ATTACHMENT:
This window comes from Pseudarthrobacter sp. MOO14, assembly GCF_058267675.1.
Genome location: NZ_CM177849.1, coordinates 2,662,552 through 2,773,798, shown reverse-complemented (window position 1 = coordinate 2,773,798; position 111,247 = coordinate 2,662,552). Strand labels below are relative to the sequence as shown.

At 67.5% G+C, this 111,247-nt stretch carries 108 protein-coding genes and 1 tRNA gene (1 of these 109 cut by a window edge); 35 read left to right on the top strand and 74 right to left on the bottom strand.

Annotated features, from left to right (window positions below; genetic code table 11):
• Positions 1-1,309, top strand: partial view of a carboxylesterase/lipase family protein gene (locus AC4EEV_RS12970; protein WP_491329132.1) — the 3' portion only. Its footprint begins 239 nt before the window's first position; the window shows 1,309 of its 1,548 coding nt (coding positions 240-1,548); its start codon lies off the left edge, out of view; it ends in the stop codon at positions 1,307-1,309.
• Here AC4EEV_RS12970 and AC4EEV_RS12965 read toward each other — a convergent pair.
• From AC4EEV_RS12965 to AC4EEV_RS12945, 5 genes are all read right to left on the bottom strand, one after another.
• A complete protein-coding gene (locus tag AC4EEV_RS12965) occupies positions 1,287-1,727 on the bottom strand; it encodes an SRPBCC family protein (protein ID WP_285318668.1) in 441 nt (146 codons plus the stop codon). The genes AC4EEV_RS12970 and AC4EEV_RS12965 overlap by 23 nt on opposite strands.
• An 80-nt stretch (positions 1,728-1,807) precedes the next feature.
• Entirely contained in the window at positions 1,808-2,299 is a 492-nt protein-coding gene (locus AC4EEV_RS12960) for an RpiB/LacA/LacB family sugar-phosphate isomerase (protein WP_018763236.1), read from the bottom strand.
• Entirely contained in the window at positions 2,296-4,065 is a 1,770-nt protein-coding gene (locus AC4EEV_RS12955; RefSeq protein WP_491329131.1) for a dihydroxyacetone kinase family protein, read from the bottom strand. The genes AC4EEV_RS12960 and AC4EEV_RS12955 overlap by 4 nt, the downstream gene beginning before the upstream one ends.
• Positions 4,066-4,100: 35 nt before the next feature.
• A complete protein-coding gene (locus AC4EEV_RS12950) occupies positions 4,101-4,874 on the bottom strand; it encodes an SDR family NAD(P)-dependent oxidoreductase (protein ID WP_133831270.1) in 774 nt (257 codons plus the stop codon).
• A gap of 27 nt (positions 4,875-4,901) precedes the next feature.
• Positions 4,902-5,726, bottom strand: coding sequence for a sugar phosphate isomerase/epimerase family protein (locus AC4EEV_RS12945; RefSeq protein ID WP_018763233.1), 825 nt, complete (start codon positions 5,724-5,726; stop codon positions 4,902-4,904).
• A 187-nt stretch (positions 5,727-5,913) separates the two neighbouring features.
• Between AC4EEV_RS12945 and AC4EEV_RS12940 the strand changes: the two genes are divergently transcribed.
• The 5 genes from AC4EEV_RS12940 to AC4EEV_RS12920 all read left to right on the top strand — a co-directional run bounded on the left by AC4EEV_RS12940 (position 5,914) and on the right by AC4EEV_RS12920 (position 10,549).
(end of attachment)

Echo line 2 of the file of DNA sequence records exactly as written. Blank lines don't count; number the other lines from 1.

Genome location: NZ_CM177849.1, coordinates 2,662,552 through 2,773,798, shown reverse-complemented (window position 1 = coordinate 2,773,798; position 111,247 = coordinate 2,662,552). Strand labels below are relative to the sequence as shown.